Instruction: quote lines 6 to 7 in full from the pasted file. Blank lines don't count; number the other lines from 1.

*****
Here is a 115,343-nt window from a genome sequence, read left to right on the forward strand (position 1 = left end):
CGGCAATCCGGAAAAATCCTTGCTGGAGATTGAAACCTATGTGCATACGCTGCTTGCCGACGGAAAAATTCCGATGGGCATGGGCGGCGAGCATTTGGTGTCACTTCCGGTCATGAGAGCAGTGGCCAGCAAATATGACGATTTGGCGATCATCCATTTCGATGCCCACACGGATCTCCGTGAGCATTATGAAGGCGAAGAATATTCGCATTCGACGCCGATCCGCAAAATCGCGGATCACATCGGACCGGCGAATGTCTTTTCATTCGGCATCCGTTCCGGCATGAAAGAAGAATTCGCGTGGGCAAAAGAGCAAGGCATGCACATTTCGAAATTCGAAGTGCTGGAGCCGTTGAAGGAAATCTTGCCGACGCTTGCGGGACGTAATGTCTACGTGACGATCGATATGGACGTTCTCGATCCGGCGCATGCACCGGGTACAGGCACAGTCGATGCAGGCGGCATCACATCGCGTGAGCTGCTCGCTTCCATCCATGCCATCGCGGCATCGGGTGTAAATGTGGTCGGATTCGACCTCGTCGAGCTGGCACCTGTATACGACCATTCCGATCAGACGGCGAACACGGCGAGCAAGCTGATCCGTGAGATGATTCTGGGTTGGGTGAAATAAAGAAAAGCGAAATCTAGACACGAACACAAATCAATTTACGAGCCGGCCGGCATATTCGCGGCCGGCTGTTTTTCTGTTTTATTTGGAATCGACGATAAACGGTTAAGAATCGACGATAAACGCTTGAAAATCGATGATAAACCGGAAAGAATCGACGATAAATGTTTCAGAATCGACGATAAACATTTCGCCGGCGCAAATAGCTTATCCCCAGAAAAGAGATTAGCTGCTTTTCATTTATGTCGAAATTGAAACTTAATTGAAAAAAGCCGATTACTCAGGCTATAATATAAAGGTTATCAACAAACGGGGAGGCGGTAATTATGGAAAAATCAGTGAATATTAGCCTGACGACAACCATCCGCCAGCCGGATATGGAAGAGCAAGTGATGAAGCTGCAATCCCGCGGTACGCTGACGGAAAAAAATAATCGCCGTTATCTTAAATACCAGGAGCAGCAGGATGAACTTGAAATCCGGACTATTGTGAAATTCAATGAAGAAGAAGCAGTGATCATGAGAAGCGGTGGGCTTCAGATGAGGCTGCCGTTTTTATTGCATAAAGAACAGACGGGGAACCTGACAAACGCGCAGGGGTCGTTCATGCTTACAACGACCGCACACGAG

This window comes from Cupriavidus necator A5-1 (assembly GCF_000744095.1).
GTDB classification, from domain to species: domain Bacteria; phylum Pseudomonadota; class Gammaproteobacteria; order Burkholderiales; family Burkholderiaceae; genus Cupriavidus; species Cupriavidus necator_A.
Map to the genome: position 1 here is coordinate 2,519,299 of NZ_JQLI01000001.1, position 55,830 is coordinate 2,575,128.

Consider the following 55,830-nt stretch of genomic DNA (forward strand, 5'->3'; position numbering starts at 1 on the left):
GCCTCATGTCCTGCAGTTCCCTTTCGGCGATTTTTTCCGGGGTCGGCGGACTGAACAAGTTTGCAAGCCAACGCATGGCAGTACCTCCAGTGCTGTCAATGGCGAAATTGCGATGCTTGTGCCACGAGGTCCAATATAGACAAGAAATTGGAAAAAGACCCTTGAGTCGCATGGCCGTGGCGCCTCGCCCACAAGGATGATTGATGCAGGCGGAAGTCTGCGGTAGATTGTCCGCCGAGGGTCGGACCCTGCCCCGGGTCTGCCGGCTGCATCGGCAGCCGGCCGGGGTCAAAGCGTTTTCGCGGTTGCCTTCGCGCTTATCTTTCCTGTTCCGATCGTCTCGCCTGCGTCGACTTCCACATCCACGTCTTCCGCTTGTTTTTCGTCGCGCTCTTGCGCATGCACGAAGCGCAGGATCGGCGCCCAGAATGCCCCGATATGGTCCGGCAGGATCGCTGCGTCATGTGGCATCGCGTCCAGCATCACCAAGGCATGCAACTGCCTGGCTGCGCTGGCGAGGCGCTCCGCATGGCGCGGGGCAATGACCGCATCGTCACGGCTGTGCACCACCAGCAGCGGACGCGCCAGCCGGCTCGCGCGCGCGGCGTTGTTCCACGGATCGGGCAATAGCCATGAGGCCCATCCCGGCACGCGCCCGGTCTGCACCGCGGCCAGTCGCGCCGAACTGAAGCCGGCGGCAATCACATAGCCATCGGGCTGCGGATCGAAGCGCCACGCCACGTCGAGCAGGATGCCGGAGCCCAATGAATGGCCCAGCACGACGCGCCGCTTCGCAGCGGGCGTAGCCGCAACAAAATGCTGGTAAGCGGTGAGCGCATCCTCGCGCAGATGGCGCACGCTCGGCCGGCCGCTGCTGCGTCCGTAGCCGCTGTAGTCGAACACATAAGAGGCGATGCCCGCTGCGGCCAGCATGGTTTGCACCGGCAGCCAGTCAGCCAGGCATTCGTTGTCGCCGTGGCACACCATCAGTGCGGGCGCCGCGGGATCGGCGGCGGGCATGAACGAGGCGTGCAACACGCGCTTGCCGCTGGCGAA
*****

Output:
Consider the following 55,830-nt stretch of genomic DNA (forward strand, 5'->3'; position numbering starts at 1 on the left):
GCCTCATGTCCTGCAGTTCCCTTTCGGCGATTTTTTCCGGGGTCGGCGGACTGAACAAGTTTGCAAGCCAACGCATGGCAGTACCTCCAGTGCTGTCAATGGCGAAATTGCGATGCTTGTGCCACGAGGTCCAATATAGACAAGAAATTGGAAAAAGACCCTTGAGTCGCATGGCCGTGGCGCCTCGCCCACAAGGATGATTGATGCAGGCGGAAGTCTGCGGTAGATTGTCCGCCGAGGGTCGGACCCTGCCCCGGGTCTGCCGGCTGCATCGGCAGCCGGCCGGGGTCAAAGCGTTTTCGCGGTTGCCTTCGCGCTTATCTTTCCTGTTCCGATCGTCTCGCCTGCGTCGACTTCCACATCCACGTCTTCCGCTTGTTTTTCGTCGCGCTCTTGCGCATGCACGAAGCGCAGGATCGGCGCCCAGAATGCCCCGATATGGTCCGGCAGGATCGCTGCGTCATGTGGCATCGCGTCCAGCATCACCAAGGCATGCAACTGCCTGGCTGCGCTGGCGAGGCGCTCCGCATGGCGCGGGGCAATGACCGCATCGTCACGGCTGTGCACCACCAGCAGCGGACGCGCCAGCCGGCTCGCGCGCGCGGCGTTGTTCCACGGATCGGGCAATAGCCATGAGGCCCATCCCGGCACGCGCCCGGTCTGCACCGCGGCCAGTCGCGCCGAACTGAAGCCGGCGGCAATCACATAGCCATCGGGCTGCGGATCGAAGCGCCACGCCACGTCGAGCAGGATGCCGGAGCCCAATGAATGGCCCAGCACGACGCGCCGCTTCGCAGCGGGCGTAGCCGCAACAAAATGCTGGTAAGCGGTGAGCGCATCCTCGCGCAGATGGCGCACGCTCGGCCGGCCGCTGCTGCGTCCGTAGCCGCTGTAGTCGAACACATAAGAGGCGATGCCCGCTGCGGCCAGCATGGTTTGCACCGGCAGCCAGTCAGCCAGGCATTCGTTGTCGCCGTGGCACACCATCAGTGCGGGCGCCGCGGGATCGGCGGCGGGCATGAACGAGGCGTGCAACACGCGCTTGCCGCTGGCGAA